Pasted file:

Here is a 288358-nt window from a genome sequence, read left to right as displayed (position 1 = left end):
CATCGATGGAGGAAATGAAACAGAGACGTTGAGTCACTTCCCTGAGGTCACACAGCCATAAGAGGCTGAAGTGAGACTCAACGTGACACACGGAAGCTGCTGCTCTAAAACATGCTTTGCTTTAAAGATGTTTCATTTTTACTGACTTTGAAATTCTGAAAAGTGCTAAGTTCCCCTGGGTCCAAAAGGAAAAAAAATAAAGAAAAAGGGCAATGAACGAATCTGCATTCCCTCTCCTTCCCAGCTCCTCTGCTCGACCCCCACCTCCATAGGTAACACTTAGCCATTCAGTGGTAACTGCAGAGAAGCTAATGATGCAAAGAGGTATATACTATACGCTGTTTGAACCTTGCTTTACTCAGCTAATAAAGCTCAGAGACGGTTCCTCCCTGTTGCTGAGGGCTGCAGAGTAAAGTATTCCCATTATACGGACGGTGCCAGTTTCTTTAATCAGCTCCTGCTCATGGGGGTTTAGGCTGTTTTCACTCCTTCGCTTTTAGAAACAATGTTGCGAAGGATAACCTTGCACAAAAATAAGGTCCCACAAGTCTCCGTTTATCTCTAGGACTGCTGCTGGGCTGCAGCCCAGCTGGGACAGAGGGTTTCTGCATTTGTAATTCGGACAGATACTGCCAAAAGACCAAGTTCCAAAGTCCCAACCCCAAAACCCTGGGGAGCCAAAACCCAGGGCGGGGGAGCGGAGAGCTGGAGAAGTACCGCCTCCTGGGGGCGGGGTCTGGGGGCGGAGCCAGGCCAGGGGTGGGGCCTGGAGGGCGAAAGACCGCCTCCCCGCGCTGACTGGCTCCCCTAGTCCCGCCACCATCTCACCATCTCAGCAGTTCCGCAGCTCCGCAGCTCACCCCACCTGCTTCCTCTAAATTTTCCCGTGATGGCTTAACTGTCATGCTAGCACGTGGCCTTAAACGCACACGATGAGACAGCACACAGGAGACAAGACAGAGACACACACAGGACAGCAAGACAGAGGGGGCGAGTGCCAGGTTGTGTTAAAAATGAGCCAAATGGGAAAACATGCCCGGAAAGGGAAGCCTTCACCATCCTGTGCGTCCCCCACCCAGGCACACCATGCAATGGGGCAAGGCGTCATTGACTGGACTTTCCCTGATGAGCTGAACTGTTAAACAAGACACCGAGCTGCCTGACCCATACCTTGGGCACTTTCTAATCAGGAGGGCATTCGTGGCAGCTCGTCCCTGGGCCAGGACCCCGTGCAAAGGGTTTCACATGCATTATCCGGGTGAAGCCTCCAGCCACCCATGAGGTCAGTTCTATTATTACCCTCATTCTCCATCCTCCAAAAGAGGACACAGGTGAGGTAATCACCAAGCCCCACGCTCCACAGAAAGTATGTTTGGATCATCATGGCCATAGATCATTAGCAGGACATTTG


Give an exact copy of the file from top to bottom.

Here is a 288358-nt window from a genome sequence, read left to right as displayed (position 1 = left end):
CATCGATGGAGGAAATGAAACAGAGACGTTGAGTCACTTCCCTGAGGTCACACAGCCATAAGAGGCTGAAGTGAGACTCAACGTGACACACGGAAGCTGCTGCTCTAAAACATGCTTTGCTTTAAAGATGTTTCATTTTTACTGACTTTGAAATTCTGAAAAGTGCTAAGTTCCCCTGGGTCCAAAAGGAAAAAAAATAAAGAAAAAGGGCAATGAACGAATCTGCATTCCCTCTCCTTCCCAGCTCCTCTGCTCGACCCCCACCTCCATAGGTAACACTTAGCCATTCAGTGGTAACTGCAGAGAAGCTAATGATGCAAAGAGGTATATACTATACGCTGTTTGAACCTTGCTTTACTCAGCTAATAAAGCTCAGAGACGGTTCCTCCCTGTTGCTGAGGGCTGCAGAGTAAAGTATTCCCATTATACGGACGGTGCCAGTTTCTTTAATCAGCTCCTGCTCATGGGGGTTTAGGCTGTTTTCACTCCTTCGCTTTTAGAAACAATGTTGCGAAGGATAACCTTGCACAAAAATAAGGTCCCACAAGTCTCCGTTTATCTCTAGGACTGCTGCTGGGCTGCAGCCCAGCTGGGACAGAGGGTTTCTGCATTTGTAATTCGGACAGATACTGCCAAAAGACCAAGTTCCAAAGTCCCAACCCCAAAACCCTGGGGAGCCAAAACCCAGGGCGGGGGAGCGGAGAGCTGGAGAAGTACCGCCTCCTGGGGGCGGGGTCTGGGGGCGGAGCCAGGCCAGGGGTGGGGCCTGGAGGGCGAAAGACCGCCTCCCCGCGCTGACTGGCTCCCCTAGTCCCGCCACCATCTCACCATCTCAGCAGTTCCGCAGCTCCGCAGCTCACCCCACCTGCTTCCTCTAAATTTTCCCGTGATGGCTTAACTGTCATGCTAGCACGTGGCCTTAAACGCACACGATGAGACAGCACACAGGAGACAAGACAGAGACACACACAGGACAGCAAGACAGAGGGGGCGAGTGCCAGGTTGTGTTAAAAATGAGCCAAATGGGAAAACATGCCCGGAAAGGGAAGCCTTCACCATCCTGTGCGTCCCCCACCCAGGCACACCATGCAATGGGGCAAGGCGTCATTGACTGGACTTTCCCTGATGAGCTGAACTGTTAAACAAGACACCGAGCTGCCTGACCCATACCTTGGGCACTTTCTAATCAGGAGGGCATTCGTGGCAGCTCGTCCCTGGGCCAGGACCCCGTGCAAAGGGTTTCACATGCATTATCCGGGTGAAGCCTCCAGCCACCCATGAGGTCAGTTCTATTATTACCCTCATTCTCCATCCTCCAAAAGAGGACACAGGTGAGGTAATCACCAAGCCCCACGCTCCACAGAAAGTATGTTTGGATCATCATGGCCATAGATCATTAGCAGGACATTTG